In a pivotal move for copyright law, the United States Copyright Office announced that bloggers and influencers will now be able to register groups of copyrights for shorter-form material such as micro-blogs and larger blog articles.
To qualify for this new registration option, each work to be registered must meet the following requirements:
Each work must contain at least 50 but not more than 17,500 words;
Each work must be created by the same individual (or jointly by the same individuals);
Each creator must be named as the copyright claimant(s) for each work;
Collective works must all be published online within a three-calendar-month period;
Each work must be in the form of "text" and not any other form of authorship;
Each individual work must have a title and and each group of works must also have a group title;
Each work must have a determinable publication date and place; and
Each copyright registration application may contain up to 50 works.
This new copyright registration procedure will be known as "group registration" and will cost the same as filing a standard copyright registration application ($65). The US Copyright Office noted that the application will often benefit non-corporate authorship and works, though it declined to impose a lower filing fee than the standard application.
Generally speaking, group registration of copyrighted material makes a lot of sense in today's world. With traditional, paper publications like magazines, newspapers, and professional journals yielding ground to shorter-form, less professional copy such as online blogs, one wonders why the US Copyright Office waited so long.
In its announcement, the US Copyright Office explains some of the history and rationale:
This rulemaking was initiated in response to a petition jointly submitted by the National Writers Union (‘‘NWU’’), the American Society of Journalists and Authors, the Science Fiction and Fantasy Writers of America, Inc. (‘‘SFWA’’), and the Horror Writers Association, requesting a rulemaking to create a new group registration option to accommodate works distributed online by individual writers, that would not qualify as contributions to periodicals. (footnote omitted) The petition requested that the Office create a new group registration procedure for ‘‘short-form works’’ which would allow individual writers to submit one ‘‘application and fee every three months.’’ (footnote omitted) The Authors Guild, the Association of Garden Communicators, the Society of Children’s Book Authors and Illustrators, the Songwriters Guild of America, and the Textbook & Academic Authors Association endorsed this petition. (footnote omitted) They stated that writers ‘‘urgently need a group registration [option] for short pieces, especially those disseminated online,’’ including ‘‘blogs, public Facebook posts . . ., short articles, and even copyrightable tweets.’’
That last part is probably most interesting. For those who can remember the internet before it became just five websites that contain screenshots of posts from the other four, platforms like Facebook and Twitter were originally viewed by many as micro-blogging websites for common people. If the intent is to allow for copyright registration of micro-blogs and other published "works" on social media platforms like Facebook and Twitter, which are basically meme machines at this point, it has potential to create an extreme amount of copyright litigation, as well as enforcement issues.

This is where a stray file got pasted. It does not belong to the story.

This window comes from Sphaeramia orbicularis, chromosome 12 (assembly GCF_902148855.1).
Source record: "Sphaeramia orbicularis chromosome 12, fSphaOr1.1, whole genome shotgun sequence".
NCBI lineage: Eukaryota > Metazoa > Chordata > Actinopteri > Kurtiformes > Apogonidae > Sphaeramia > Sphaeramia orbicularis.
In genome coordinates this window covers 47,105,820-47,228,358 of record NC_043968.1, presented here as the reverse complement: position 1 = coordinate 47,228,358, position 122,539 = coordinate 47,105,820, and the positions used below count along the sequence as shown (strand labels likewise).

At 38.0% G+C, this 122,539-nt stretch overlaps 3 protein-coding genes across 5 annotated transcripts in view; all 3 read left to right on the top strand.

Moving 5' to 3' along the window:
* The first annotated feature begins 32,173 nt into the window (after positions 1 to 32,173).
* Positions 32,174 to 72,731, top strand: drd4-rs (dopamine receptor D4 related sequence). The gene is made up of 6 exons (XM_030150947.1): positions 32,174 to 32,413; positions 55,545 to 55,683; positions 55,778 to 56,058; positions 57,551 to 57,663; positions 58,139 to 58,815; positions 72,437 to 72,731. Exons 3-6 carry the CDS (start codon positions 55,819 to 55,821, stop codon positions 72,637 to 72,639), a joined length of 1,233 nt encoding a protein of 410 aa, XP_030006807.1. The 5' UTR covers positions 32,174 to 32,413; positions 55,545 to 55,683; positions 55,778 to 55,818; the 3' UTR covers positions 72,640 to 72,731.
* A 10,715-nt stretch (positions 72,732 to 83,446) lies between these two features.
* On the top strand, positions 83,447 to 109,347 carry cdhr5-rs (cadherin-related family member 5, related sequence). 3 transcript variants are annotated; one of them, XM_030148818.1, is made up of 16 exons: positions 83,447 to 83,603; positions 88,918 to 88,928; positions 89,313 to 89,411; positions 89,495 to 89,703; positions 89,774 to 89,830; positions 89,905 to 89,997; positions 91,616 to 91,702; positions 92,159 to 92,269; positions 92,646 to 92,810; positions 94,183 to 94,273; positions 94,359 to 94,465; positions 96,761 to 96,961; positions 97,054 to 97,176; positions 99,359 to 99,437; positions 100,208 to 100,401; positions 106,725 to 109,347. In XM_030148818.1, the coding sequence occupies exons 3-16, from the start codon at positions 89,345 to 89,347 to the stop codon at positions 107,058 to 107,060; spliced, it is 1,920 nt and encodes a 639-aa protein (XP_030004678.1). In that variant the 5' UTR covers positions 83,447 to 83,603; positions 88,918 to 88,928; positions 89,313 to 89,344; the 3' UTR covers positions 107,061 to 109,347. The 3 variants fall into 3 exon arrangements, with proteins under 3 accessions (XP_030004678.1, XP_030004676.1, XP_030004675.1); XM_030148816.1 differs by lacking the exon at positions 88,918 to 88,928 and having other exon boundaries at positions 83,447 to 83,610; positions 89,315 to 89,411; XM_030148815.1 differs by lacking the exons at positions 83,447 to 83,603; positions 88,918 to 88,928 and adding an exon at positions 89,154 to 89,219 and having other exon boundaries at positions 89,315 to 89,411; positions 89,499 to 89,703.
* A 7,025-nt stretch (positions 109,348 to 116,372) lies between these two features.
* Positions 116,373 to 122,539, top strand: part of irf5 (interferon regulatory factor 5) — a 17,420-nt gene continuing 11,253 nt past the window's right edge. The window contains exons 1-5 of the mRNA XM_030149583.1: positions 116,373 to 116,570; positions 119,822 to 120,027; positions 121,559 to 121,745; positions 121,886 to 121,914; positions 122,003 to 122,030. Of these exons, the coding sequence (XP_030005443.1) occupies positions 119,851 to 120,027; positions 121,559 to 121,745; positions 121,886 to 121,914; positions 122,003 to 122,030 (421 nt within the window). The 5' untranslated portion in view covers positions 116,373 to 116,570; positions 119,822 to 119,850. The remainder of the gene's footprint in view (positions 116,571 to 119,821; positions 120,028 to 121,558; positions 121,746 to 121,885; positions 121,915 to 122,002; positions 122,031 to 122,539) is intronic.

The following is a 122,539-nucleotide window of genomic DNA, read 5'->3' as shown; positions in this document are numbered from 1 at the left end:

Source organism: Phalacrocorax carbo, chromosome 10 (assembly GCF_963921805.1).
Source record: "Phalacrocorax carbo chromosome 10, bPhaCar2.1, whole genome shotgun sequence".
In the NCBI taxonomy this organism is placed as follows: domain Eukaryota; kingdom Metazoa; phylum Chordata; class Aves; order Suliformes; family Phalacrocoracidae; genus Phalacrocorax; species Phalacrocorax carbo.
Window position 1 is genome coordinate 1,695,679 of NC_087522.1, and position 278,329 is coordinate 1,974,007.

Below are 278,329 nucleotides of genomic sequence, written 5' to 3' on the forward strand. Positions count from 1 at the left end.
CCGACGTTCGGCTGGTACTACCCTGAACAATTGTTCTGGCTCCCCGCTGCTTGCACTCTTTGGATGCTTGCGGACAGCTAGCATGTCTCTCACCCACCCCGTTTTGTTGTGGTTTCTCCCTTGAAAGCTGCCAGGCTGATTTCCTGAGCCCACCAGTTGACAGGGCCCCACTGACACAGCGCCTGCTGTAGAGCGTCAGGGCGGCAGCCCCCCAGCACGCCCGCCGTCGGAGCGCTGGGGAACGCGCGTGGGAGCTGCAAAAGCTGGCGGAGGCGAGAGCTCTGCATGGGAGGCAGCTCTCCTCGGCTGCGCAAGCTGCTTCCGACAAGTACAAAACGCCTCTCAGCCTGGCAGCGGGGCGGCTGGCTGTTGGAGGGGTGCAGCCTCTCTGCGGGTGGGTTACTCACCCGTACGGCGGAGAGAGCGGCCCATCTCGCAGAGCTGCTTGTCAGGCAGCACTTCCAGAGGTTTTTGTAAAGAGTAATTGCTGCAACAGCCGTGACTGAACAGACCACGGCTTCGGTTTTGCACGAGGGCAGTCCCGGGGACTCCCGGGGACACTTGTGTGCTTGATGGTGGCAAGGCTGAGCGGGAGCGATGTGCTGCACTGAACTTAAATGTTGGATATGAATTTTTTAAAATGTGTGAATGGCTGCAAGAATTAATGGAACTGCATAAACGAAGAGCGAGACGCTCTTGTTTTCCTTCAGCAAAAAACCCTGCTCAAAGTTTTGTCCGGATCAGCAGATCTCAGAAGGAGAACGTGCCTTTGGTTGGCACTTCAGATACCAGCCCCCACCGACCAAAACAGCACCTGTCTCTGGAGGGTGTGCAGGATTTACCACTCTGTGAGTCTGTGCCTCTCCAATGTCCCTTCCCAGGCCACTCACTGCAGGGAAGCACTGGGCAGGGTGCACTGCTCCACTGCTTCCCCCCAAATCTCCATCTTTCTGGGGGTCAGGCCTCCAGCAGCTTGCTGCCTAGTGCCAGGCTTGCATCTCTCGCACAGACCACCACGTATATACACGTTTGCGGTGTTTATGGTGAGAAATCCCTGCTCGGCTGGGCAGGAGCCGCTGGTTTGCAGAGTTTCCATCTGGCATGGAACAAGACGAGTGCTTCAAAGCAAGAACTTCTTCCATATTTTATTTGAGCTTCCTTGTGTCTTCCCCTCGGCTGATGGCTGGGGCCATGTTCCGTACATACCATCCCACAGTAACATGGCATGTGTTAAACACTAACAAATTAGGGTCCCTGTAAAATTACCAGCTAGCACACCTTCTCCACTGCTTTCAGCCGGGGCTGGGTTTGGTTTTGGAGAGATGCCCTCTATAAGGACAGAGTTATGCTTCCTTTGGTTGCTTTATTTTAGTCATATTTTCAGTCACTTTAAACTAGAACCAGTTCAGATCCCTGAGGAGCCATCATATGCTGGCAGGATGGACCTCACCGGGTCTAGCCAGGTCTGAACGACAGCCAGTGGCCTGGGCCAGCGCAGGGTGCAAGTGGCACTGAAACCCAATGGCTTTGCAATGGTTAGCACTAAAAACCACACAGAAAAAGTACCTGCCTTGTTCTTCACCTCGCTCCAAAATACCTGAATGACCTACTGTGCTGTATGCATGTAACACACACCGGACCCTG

Originally, the previously proposed group registration rule required that works be a minimum of 100 words. After receiving comments from several major writing organizations and individuals, the US Copyright Office caved and lowered the minimum word count to just 50 words.
That is incredibly important because, ostensibly, now you can copyright tweets that appear on your Twitter account. Unfortunately for meme creators, the requirements exclude "visual works" (i.e., memes that are pictures or videos such as GIFs). The US Copyright Office said that "for reasons of administrability," the US Copyright Office is not prepared to expand the group registration rules to include visual works.
The new rules exclude comments to authored works, such as comments by other persons made to copyrighted tweets or Facebook posts.
An issue that has not yet been addressed is whether thread-style posting like that seen on Twitter constitutes a group of works or one whole work. That is especially important because tweets are limited to 240 characters (not words), meaning individual tweets likely will not qualify for copyright registration because they cannot reach the 50-word minimum.
As far as predictions go, we predict that this new copyright process will be important for social media influencers and full-time bloggers looking to create and make money off of their posts and blogs. Especially for freelance bloggers, this may give well-written blogs a new lease on life through copyright license agreements and royalty arrangements.
Once the application process has been finalized and goes live, the new application should appear here.